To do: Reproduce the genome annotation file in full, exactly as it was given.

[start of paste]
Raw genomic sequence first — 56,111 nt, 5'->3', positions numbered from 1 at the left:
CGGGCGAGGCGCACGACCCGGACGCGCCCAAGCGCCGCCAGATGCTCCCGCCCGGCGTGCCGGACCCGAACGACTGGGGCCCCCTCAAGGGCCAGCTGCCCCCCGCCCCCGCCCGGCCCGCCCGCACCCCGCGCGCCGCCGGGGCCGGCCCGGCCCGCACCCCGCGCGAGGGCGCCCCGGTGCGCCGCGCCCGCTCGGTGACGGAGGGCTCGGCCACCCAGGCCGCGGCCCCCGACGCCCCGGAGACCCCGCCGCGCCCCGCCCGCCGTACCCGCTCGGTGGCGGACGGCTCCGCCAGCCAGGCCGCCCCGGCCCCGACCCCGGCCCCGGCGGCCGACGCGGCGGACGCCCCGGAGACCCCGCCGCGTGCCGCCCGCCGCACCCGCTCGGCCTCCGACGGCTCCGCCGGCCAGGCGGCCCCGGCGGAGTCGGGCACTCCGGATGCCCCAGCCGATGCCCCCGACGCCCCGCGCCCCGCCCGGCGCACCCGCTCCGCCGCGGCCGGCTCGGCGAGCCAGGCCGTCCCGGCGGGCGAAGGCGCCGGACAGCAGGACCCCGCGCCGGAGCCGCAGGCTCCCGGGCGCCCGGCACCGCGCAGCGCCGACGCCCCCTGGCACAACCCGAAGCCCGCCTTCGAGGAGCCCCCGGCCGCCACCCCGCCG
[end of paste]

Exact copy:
Raw genomic sequence first — 56,111 nt, 5'->3', positions numbered from 1 at the left:
CGGGCGAGGCGCACGACCCGGACGCGCCCAAGCGCCGCCAGATGCTCCCGCCCGGCGTGCCGGACCCGAACGACTGGGGCCCCCTCAAGGGCCAGCTGCCCCCCGCCCCCGCCCGGCCCGCCCGCACCCCGCGCGCCGCCGGGGCCGGCCCGGCCCGCACCCCGCGCGAGGGCGCCCCGGTGCGCCGCGCCCGCTCGGTGACGGAGGGCTCGGCCACCCAGGCCGCGGCCCCCGACGCCCCGGAGACCCCGCCGCGCCCCGCCCGCCGTACCCGCTCGGTGGCGGACGGCTCCGCCAGCCAGGCCGCCCCGGCCCCGACCCCGGCCCCGGCGGCCGACGCGGCGGACGCCCCGGAGACCCCGCCGCGTGCCGCCCGCCGCACCCGCTCGGCCTCCGACGGCTCCGCCGGCCAGGCGGCCCCGGCGGAGTCGGGCACTCCGGATGCCCCAGCCGATGCCCCCGACGCCCCGCGCCCCGCCCGGCGCACCCGCTCCGCCGCGGCCGGCTCGGCGAGCCAGGCCGTCCCGGCGGGCGAAGGCGCCGGACAGCAGGACCCCGCGCCGGAGCCGCAGGCTCCCGGGCGCCCGGCACCGCGCAGCGCCGACGCCCCCTGGCACAACCCGAAGCCCGCCTTCGAGGAGCCCCCGGCCGCCACCCCGCCG